Sunday, November 8, 2020

Not Zen 201: The Breakthrough

Straight jacket by Rodw, Wikimedia

The Breakthrough

This is the scene: a crazy man stands on the edge of a garden, waiting to attack.

Why he waits is hard to know.  He stares at Eqbal, the groundskeeper.  Eqbal's job is to cut the grass, trim the hedge, and supervise the five supposedly-therapeutic gardens.  He kneels, now, in a vegetable patch.  He holds a small hand spade in his left hand.  The crazy man, whose name is Monroe, stands at the edge of the patch.  He is pale and wears a straight-jacket.

The straight-jacket has not become untied.   It is simply old, as many of them are at the home.  The straps were frayed.  Monroe broke out.  He popped five straps at the seams, where they had been re-sewn many times.  Now they flap as he moves his arms.  This is his third time out of a jacket.


Monroe is taller than Eqbal but less massive.  The gardener has very strong arms, a lot of bulk.  He looks less like a desert Arab and more like a drawing of an old Persian king, except for in his face.  His face is plain and, because of it, Eqbal appears slow-witted.  He is not.  Even some of his friends think he has a dull mind; this is because he does not speak much and is reluctant to act on an impulse.  Also, he has not been to school since he was nine.  He only came to America on the recommendation of one of his younger brothers.  It was this same brother who got him a job at the home.

So Monroe stands trembling, hovering at the edge of the garden, as if waiting for Eqbal to become aware.  It would not be fair to say the two do not know each other.  Eqbal has often been cruel to Monroe.  He has described the horrible things doctors will do, has made faces behind his back, has made hand gestures towards him, and has been a general nuisance.  These are all things he does out of fear.  Eqbal cannot understand why the violent cases are allowed to live.  He does not like his job and, in the morning, trembles at the thought of going to work.  His wife tells him he is silly, a coward.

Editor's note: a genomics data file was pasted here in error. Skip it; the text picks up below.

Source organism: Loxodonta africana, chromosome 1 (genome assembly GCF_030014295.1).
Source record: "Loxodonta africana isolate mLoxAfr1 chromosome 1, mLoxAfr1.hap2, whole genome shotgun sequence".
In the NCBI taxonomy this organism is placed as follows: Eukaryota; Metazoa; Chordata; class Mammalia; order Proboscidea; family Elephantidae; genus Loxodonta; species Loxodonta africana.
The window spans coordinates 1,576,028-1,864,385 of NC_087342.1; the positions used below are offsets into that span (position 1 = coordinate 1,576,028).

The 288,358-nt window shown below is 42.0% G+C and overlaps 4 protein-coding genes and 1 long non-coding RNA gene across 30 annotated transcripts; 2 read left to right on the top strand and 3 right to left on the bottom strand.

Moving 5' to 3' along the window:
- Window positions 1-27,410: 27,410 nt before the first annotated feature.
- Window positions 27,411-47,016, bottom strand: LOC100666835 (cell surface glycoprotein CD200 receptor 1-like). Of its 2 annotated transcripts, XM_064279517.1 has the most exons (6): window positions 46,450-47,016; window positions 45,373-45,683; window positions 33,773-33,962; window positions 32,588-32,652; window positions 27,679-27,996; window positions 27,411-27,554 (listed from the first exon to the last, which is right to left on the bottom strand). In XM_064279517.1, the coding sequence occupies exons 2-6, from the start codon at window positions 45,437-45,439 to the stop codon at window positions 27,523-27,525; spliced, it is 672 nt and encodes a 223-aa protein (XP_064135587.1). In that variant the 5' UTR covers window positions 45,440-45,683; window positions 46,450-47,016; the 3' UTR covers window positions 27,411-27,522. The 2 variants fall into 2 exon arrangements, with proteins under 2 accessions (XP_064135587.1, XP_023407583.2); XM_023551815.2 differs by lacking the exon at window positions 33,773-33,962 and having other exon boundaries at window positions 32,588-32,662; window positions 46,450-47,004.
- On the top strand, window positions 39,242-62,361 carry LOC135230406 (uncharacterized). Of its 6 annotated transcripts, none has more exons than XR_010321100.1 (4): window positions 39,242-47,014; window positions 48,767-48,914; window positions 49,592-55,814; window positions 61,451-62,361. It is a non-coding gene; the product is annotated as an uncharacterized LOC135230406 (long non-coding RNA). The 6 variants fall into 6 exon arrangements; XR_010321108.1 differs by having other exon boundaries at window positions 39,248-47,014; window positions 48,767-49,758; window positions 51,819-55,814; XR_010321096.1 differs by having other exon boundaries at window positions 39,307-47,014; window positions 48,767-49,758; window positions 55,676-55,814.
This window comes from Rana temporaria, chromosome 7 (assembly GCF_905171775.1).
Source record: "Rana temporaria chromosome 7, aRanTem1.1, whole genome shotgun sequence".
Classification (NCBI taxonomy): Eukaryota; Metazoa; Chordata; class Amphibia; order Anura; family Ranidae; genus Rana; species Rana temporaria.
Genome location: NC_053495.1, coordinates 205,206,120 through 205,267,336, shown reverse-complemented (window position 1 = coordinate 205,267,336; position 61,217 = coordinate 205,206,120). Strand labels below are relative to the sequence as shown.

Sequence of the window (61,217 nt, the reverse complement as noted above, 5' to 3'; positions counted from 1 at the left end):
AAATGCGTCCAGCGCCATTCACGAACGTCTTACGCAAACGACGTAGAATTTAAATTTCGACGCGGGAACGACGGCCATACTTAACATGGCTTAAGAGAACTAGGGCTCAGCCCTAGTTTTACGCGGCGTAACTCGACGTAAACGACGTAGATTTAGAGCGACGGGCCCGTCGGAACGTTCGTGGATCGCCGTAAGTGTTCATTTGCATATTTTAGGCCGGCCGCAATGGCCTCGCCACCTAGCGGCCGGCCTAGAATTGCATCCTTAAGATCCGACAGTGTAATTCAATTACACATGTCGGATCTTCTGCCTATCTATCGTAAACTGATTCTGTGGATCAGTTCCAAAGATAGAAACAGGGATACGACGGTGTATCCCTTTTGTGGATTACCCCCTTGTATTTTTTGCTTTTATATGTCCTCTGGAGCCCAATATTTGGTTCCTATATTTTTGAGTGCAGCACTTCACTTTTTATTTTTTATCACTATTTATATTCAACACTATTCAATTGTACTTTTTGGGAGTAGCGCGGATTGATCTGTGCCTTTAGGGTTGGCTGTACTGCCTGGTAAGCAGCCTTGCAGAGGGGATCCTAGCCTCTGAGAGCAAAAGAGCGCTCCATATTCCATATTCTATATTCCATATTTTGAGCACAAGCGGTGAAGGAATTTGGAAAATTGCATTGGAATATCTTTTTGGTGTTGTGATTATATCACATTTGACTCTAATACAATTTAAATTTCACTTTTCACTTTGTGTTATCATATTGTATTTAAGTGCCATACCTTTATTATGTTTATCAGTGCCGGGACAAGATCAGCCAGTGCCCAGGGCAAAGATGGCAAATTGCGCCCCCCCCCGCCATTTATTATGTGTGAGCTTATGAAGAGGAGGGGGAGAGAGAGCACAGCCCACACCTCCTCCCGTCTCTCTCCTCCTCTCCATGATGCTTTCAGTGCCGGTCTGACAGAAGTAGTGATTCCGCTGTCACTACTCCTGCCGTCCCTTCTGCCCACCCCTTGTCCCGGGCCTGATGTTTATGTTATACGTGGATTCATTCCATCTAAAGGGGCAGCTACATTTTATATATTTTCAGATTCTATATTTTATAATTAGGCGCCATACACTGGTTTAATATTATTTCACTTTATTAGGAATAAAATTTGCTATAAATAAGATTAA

And here a violent man is, free, standing at the edge of the tilled soil.  Eqbal, who had been bending over to check a sprout, feels the shadow across his back.  He stands up.

He stares at Monroe.  In the first second, he thinks, Where did this man come from?  Why is there no nurse with him?  In another second, he wonders, Is this patient escaping?  Why did he come here?  To find me?

Monroe trembles.  He begins breathing louder.  Eqbal can see the terrible, unreasoning rage in those eyes.  

Monroe runs into the garden, a mad bull, an animal, swinging his fists for twenty feet before he even gets to Eqbal.  When Eqbal gets hit in all this flurry of limbs, it surprises him.  It knocks him back a step and turns his vision purple for an instant.  Monroe swings again.  So Eqbal hits back.

Up to this point in his life, Eqbal has never hit with all the force of his being.  This punch is inspired by fear.  It has all his concentration.  It sends a shiver through his body.  Monroe goes down.  A second later, he pops back up, swinging all the while, driving Eqbal out of the garden.

A few punches later, flesh stinging, Eqbal says to himself, Enough of this, and hits Monroe again.  This punch is like the first one, only more deliberate.  Even Monroe notices it; he coughs up a bit of phlegm and falls to one knee.  By his knee is the hand-spade.  Monroe blinks at it.  He picks it up.

Holding the implement like a knife, the patient charges.  At last Eqbal knows what to do.  He steps to the side as Monroe begins his wide, wild swing.  He grabs the offending arm by the wrist and twists, hard.  It is an old army move.  His reflexes are in action now.  He twists and drives Monroe to the ground, slams an open hand to the back of Monroe's elbow, and feels a pop.  He thinks he has broken Monroe's arm.

"Drop it," he says.  "Drop the knife and I'll let you up."  He knows his accent is not good.  For a moment, he is afraid the patient cannot understand him.

Monroe thinks about it.  His eyes are watery now, not only because his arm nearly snapped but also out of frustration.  He strains, kicks, tries to stand, to shake Eqbal off him, but Eqbal is immovably immense.  He lets go of the hand-spade.

"Okay."  Eqbal grabs the spade and throws it into the bushes, where Monroe will think it is lost but where it can be found later.

While Eqbal throws the gardening tool, Monroe rolls and scrambles, fighting to get to his feet.  This isn’t necessary.  Eqbal lets him.  Once standing, Monroe dashes away toward the trees for three or four large strides.  Then he turns around again and rushes back, swinging his fists on the run, at Eqbal.